From the vantage point of a mustard-velvet divan
in an eighth-floor room of the Hotel Burnham,
my gaze through the Chicago-style bay window
rests first on an architectural detail of the building itself,
the delicacy of the gothic tracery on terra cotta veneer
intermingling with large panels of glass belying
the strength of the steely skeleton encasing me.
The historic building’s name, Reliance, suggests
not only the solidity of its construction, its
resistance to the wind whipped up off the Lake
(I recall an earlier visit to the city, years ago,
a fourteenth-storey room at the Allerton, during a
thunderstorm, a lesson in how buildings flex)
but also its endurance on the long haul from
skyscraping innovation, through multiple uses
and a decade of neglect, to its renaissance
as a charming boutique hotel, a truthful description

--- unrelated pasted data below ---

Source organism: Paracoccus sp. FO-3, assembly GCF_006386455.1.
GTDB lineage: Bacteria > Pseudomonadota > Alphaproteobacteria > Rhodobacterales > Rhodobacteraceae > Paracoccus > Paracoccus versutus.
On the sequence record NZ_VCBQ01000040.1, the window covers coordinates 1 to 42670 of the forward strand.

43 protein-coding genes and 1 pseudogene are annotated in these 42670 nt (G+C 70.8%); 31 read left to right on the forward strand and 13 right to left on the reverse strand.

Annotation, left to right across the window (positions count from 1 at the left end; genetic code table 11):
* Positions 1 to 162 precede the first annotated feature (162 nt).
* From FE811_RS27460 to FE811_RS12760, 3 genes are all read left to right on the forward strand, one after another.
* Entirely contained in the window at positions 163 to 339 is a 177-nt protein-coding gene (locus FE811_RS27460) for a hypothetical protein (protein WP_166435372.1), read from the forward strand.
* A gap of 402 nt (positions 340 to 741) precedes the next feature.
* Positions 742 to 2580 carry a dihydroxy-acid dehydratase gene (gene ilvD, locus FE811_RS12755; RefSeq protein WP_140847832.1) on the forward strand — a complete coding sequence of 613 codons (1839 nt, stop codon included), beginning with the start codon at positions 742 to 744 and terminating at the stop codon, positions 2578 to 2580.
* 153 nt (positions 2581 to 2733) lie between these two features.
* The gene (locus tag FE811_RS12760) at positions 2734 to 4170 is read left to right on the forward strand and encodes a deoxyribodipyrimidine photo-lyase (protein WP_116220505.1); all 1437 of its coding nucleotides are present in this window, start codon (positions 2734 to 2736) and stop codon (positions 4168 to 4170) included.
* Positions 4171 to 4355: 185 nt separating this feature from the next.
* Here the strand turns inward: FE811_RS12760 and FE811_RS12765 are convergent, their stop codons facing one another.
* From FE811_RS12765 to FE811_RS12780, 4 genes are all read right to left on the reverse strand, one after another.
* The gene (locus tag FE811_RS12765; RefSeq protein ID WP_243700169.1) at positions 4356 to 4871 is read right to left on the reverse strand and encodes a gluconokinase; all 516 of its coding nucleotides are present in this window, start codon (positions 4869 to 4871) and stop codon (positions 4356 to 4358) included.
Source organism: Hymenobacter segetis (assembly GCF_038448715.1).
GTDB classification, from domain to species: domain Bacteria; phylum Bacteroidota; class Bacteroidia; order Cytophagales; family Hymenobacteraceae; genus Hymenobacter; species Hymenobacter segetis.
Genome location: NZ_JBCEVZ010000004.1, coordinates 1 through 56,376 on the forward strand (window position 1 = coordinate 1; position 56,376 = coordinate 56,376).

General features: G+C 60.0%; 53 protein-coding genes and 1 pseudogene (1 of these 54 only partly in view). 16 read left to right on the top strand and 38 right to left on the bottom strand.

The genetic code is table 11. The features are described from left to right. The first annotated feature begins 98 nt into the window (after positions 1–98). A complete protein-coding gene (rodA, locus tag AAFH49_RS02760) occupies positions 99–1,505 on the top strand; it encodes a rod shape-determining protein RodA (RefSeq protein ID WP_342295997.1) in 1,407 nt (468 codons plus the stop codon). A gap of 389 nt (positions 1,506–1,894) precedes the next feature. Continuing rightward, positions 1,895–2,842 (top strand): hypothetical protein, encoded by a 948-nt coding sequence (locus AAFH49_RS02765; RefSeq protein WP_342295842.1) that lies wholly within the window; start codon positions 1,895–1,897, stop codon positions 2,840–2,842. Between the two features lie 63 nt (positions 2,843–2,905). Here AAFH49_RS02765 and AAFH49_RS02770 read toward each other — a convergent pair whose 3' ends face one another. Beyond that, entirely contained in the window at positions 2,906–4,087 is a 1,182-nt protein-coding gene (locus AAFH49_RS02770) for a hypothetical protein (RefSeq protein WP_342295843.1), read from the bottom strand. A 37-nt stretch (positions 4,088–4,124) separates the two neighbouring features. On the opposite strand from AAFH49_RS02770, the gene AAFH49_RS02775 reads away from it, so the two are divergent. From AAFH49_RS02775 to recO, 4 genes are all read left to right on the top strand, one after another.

despite its tourist-brochure ring. Buffeting winds
aside, it is a building in which one feels secure,
not in the contemporary sense of being well-
armed with guards, alarm systems, and video-
surveillance monitors, but in an older, gentler
sense of things going on as they have done,
and properly should, that one has invested in
social rituals quite literally safe as houses.
Down and to the right, beyond the building itself,
Washington, in a series of presidential streets,
runs eastward toward Lower Michigan Avenue,
Millennium Park, and the Lake; to the left,
State Street, the east-west division line, wends
its way northward toward the heart of downtown.
A couple of blocks away, blue-glowing letters
advertise the Joffrey Ballet (they’re doing
Othello; the Sun-Times critic is stunned), and
a multi-colored vertical marquee, the old-
fashioned kind bordered in flashing round-
bulbed lights, spells out CHICAGO for any
travelers who’ve have lost their sense of place.
At the opposite corner of the intersection
looms the full-block Macy’s store on State,
with its monolithic neo-classical façade